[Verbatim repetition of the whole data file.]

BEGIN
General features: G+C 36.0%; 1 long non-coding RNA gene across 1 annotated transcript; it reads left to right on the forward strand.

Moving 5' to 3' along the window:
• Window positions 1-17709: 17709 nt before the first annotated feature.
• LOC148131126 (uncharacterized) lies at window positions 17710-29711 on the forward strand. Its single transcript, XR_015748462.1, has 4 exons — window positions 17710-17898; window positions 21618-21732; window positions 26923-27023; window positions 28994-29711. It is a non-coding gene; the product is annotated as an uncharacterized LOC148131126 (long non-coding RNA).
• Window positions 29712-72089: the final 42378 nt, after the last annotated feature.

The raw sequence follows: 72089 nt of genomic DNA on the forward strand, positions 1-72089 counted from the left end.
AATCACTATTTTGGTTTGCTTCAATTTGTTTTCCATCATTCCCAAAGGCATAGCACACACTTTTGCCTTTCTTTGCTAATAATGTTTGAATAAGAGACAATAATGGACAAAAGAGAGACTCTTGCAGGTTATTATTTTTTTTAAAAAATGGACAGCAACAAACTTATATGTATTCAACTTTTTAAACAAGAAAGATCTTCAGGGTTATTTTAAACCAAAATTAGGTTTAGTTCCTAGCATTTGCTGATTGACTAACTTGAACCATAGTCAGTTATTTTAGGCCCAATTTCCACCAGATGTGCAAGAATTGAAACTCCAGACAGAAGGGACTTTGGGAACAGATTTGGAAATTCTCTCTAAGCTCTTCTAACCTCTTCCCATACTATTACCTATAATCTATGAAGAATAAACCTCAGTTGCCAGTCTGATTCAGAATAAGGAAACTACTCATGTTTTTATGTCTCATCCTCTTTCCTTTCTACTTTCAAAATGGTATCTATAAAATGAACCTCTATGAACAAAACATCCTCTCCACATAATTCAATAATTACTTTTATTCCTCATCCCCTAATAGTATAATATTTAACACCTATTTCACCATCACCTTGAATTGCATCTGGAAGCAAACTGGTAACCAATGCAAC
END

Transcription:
General features: G+C 36.0%; 1 long non-coding RNA gene across 1 annotated transcript; it reads left to right on the forward strand.

Moving 5' to 3' along the window:
• Window positions 1-17709: 17709 nt before the first annotated feature.
• LOC148131126 (uncharacterized) lies at window positions 17710-29711 on the forward strand. Its single transcript, XR_015748462.1, has 4 exons — window positions 17710-17898; window positions 21618-21732; window positions 26923-27023; window positions 28994-29711. It is a non-coding gene; the product is annotated as an uncharacterized LOC148131126 (long non-coding RNA).
• Window positions 29712-72089: the final 42378 nt, after the last annotated feature.

The raw sequence follows: 72089 nt of genomic DNA on the forward strand, positions 1-72089 counted from the left end.
AATCACTATTTTGGTTTGCTTCAATTTGTTTTCCATCATTCCCAAAGGCATAGCACACACTTTTGCCTTTCTTTGCTAATAATGTTTGAATAAGAGACAATAATGGACAAAAGAGAGACTCTTGCAGGTTATTATTTTTTTTAAAAAATGGACAGCAACAAACTTATATGTATTCAACTTTTTAAACAAGAAAGATCTTCAGGGTTATTTTAAACCAAAATTAGGTTTAGTTCCTAGCATTTGCTGATTGACTAACTTGAACCATAGTCAGTTATTTTAGGCCCAATTTCCACCAGATGTGCAAGAATTGAAACTCCAGACAGAAGGGACTTTGGGAACAGATTTGGAAATTCTCTCTAAGCTCTTCTAACCTCTTCCCATACTATTACCTATAATCTATGAAGAATAAACCTCAGTTGCCAGTCTGATTCAGAATAAGGAAACTACTCATGTTTTTATGTCTCATCCTCTTTCCTTTCTACTTTCAAAATGGTATCTATAAAATGAACCTCTATGAACAAAACATCCTCTCCACATAATTCAATAATTACTTTTATTCCTCATCCCCTAATAGTATAATATTTAACACCTATTTCACCATCACCTTGAATTGCATCTGGAAGCAAACTGGTAACCAATGCAAC